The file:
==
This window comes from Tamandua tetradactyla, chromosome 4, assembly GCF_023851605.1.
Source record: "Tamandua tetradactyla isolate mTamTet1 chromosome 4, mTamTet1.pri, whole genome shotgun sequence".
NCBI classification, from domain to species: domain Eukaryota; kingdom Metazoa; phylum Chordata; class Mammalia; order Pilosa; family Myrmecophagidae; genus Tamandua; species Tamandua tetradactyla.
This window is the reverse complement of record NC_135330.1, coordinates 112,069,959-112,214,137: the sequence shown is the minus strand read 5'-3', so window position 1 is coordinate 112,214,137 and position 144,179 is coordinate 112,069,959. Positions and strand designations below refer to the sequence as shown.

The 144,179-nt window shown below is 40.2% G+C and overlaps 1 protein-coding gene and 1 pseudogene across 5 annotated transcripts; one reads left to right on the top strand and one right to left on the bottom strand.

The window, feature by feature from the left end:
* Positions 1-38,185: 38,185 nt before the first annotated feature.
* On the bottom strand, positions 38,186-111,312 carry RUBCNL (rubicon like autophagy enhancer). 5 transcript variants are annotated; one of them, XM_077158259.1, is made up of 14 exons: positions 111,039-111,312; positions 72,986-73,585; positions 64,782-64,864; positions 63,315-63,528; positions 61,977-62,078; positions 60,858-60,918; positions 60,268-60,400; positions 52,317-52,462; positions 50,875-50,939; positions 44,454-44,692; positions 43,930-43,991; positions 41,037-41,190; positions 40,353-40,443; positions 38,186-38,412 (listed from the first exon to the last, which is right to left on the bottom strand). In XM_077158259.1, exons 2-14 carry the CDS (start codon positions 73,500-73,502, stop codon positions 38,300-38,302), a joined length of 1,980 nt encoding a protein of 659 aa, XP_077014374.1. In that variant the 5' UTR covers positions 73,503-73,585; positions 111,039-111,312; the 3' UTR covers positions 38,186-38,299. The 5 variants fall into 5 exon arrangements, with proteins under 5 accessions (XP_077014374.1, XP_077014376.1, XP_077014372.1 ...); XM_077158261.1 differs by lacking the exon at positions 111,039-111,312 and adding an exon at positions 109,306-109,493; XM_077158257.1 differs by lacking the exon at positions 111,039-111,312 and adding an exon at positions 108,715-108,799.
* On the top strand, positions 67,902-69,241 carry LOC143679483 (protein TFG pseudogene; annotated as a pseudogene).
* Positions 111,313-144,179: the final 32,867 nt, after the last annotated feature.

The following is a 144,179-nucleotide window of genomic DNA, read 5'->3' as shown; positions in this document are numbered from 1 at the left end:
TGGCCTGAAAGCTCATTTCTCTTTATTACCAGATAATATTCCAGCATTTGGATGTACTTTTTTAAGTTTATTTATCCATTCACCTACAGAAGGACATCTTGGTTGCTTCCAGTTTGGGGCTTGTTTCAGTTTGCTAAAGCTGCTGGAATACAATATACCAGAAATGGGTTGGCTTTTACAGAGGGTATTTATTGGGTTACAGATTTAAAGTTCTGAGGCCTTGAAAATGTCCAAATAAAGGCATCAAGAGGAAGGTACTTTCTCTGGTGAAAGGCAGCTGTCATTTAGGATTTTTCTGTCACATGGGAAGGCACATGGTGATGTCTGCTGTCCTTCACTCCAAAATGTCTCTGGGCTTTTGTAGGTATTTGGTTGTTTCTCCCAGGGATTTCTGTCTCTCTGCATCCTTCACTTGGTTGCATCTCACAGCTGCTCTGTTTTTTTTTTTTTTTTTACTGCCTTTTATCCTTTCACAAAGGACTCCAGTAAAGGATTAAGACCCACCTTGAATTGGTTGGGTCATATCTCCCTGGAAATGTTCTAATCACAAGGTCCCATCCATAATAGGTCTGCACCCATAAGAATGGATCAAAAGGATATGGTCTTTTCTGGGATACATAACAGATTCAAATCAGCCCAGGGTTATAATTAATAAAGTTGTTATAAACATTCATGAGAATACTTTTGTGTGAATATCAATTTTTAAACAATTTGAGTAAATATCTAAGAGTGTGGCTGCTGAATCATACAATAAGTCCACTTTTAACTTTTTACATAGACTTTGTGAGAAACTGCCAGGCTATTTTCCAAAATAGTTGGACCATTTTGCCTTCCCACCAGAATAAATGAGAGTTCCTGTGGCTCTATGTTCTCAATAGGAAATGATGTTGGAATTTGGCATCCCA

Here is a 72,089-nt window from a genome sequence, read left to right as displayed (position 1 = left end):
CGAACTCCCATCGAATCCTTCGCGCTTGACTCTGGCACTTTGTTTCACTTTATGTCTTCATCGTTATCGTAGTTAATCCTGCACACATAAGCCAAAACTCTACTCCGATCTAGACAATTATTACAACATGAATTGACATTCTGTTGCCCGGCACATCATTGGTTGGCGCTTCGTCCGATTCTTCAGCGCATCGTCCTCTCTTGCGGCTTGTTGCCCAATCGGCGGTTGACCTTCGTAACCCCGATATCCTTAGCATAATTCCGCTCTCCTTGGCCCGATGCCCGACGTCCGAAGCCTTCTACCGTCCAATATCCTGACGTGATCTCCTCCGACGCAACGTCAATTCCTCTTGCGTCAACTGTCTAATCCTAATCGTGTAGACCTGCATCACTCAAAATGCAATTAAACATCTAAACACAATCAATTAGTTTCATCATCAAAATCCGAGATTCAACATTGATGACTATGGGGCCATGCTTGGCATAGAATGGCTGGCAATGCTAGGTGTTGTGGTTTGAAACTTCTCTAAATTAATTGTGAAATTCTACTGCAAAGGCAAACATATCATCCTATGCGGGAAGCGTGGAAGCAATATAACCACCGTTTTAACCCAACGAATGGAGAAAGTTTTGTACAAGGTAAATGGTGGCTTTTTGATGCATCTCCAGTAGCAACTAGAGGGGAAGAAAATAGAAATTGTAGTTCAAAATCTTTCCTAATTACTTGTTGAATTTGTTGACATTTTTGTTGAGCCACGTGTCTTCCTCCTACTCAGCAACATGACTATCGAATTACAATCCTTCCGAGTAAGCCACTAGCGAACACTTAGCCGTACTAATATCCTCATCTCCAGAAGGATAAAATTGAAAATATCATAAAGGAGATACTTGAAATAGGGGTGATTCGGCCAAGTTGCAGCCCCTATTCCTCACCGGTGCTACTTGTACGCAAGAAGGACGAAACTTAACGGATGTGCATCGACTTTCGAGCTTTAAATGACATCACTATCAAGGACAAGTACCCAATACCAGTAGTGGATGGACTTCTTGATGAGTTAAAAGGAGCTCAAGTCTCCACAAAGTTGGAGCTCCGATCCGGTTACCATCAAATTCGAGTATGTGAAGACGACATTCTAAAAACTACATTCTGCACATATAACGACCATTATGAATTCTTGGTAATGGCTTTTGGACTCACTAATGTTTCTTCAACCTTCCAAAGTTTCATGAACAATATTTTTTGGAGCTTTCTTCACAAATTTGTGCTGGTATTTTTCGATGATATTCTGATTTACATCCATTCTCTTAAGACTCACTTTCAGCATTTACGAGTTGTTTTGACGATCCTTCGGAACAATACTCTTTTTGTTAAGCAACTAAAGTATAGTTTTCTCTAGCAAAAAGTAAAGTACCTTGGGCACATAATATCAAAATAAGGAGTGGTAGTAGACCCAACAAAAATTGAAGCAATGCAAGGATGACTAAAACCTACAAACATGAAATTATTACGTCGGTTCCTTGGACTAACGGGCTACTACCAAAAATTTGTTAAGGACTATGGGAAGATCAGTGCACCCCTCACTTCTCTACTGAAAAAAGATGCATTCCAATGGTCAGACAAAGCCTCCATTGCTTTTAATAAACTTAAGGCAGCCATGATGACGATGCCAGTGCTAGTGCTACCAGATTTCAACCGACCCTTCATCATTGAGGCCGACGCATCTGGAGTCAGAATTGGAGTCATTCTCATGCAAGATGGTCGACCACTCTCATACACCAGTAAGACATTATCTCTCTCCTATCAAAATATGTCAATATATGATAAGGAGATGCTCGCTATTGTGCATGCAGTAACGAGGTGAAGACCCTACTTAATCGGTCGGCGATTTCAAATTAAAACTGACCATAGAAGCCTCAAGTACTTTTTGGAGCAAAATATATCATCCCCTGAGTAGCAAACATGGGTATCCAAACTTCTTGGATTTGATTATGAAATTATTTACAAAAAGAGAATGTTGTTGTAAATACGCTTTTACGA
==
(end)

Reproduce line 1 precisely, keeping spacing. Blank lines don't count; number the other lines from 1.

This window comes from Tamandua tetradactyla, chromosome 4, assembly GCF_023851605.1.